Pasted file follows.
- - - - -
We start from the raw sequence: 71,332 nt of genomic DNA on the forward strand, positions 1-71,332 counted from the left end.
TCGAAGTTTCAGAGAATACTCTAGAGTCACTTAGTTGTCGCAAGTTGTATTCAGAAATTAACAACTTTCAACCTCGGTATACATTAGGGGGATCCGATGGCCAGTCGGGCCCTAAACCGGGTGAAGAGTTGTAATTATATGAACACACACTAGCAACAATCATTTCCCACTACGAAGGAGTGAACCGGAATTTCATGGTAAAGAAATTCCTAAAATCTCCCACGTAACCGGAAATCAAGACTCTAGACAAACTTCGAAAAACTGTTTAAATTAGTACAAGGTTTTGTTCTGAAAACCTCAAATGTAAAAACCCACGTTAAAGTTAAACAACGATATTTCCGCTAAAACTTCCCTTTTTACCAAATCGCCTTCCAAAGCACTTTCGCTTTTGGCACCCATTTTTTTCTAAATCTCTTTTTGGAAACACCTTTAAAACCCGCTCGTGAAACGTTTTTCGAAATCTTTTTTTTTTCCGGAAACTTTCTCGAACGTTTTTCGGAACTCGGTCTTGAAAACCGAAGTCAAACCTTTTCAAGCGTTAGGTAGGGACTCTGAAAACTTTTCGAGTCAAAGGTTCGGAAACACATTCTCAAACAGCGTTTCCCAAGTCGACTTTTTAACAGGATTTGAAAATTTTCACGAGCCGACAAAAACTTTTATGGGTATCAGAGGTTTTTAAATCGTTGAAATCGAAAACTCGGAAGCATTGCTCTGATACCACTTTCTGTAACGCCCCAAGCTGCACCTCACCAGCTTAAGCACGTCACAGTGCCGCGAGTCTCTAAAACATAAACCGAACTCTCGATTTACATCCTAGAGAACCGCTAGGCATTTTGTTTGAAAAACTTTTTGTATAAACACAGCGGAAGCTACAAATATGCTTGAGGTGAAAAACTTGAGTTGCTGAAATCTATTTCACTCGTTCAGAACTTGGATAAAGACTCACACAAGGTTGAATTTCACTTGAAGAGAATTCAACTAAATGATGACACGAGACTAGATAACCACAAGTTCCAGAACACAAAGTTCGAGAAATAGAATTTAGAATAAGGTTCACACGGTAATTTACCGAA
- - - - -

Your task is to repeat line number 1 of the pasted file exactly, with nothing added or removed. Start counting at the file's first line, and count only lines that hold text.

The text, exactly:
We start from the raw sequence: 71,332 nt of genomic DNA on the forward strand, positions 1-71,332 counted from the left end.